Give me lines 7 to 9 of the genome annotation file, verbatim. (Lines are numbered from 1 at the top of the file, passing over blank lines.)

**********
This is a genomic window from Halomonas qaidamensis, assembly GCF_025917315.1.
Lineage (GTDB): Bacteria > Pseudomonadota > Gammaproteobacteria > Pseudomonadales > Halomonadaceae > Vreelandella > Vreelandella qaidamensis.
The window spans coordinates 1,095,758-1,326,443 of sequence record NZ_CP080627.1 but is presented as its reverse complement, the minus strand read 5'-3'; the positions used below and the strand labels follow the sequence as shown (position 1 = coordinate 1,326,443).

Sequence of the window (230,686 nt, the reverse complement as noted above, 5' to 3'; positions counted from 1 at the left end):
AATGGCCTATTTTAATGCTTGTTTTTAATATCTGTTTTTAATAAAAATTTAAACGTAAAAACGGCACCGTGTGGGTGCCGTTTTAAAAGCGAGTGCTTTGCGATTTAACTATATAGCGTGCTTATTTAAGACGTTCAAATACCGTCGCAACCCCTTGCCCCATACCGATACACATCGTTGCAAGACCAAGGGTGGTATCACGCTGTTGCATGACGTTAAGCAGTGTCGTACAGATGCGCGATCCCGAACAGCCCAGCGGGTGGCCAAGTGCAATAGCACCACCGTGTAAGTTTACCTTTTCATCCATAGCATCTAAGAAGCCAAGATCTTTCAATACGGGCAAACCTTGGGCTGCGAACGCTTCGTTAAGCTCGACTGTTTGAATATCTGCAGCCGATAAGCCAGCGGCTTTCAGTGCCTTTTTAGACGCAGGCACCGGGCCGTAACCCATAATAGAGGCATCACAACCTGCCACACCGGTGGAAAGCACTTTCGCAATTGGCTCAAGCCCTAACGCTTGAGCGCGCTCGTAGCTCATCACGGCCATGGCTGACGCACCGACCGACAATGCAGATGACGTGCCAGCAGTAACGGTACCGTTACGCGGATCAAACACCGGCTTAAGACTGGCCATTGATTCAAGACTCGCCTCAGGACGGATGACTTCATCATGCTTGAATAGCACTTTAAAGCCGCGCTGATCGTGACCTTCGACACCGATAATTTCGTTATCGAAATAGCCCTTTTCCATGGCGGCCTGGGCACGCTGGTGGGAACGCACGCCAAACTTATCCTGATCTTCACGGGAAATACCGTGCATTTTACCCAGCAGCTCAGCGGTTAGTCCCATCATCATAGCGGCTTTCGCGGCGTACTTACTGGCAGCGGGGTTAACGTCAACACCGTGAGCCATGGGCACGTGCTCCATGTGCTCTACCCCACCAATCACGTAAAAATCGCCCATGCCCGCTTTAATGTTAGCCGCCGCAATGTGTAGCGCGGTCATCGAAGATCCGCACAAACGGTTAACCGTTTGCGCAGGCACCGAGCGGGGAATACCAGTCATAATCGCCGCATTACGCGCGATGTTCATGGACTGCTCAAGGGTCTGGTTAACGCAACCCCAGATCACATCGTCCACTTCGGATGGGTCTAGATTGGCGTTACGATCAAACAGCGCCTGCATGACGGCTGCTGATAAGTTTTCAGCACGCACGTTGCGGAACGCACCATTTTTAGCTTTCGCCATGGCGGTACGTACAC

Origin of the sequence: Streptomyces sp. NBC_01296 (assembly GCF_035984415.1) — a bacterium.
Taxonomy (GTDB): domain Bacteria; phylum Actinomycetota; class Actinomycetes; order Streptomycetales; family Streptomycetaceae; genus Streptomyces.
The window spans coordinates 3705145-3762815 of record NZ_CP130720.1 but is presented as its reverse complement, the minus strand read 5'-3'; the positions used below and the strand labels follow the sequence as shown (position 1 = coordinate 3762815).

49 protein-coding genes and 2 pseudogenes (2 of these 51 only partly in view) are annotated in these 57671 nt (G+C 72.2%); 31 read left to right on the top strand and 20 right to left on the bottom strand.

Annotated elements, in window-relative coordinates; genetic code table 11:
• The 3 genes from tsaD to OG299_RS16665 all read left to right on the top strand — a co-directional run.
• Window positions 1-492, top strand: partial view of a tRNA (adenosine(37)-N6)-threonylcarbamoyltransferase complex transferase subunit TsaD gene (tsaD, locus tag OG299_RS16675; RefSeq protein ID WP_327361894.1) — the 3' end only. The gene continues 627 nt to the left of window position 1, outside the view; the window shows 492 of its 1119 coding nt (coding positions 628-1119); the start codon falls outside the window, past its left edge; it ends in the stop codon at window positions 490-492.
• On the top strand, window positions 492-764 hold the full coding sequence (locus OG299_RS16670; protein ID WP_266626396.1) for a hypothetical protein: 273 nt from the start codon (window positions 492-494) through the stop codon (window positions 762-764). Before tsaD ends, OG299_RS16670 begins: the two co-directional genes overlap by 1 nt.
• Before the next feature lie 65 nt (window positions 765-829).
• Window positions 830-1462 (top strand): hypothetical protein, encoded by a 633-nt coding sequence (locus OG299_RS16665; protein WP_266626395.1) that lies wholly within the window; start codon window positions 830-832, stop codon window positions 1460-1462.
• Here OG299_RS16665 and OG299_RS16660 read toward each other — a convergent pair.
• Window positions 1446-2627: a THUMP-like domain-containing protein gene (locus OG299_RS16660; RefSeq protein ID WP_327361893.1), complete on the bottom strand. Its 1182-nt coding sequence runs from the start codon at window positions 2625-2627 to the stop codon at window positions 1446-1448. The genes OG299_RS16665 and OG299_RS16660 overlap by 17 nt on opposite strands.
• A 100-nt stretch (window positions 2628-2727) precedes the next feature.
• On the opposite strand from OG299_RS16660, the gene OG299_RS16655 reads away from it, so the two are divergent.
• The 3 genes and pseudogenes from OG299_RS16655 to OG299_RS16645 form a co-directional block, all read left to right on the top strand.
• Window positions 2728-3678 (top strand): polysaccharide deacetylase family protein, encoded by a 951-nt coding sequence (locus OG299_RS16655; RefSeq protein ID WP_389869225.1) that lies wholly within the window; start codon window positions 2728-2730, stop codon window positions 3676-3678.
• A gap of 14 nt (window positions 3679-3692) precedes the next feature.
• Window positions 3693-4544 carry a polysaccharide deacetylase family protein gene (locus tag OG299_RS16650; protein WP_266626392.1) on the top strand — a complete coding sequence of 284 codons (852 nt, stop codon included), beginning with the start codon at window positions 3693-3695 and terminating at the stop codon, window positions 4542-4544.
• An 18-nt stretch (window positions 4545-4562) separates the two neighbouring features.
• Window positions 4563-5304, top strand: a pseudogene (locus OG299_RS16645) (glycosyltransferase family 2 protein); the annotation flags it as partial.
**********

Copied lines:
Taxonomy (GTDB): domain Bacteria; phylum Actinomycetota; class Actinomycetes; order Streptomycetales; family Streptomycetaceae; genus Streptomyces.
The window spans coordinates 3705145-3762815 of record NZ_CP130720.1 but is presented as its reverse complement, the minus strand read 5'-3'; the positions used below and the strand labels follow the sequence as shown (position 1 = coordinate 3762815).

49 protein-coding genes and 2 pseudogenes (2 of these 51 only partly in view) are annotated in these 57671 nt (G+C 72.2%); 31 read left to right on the top strand and 20 right to left on the bottom strand.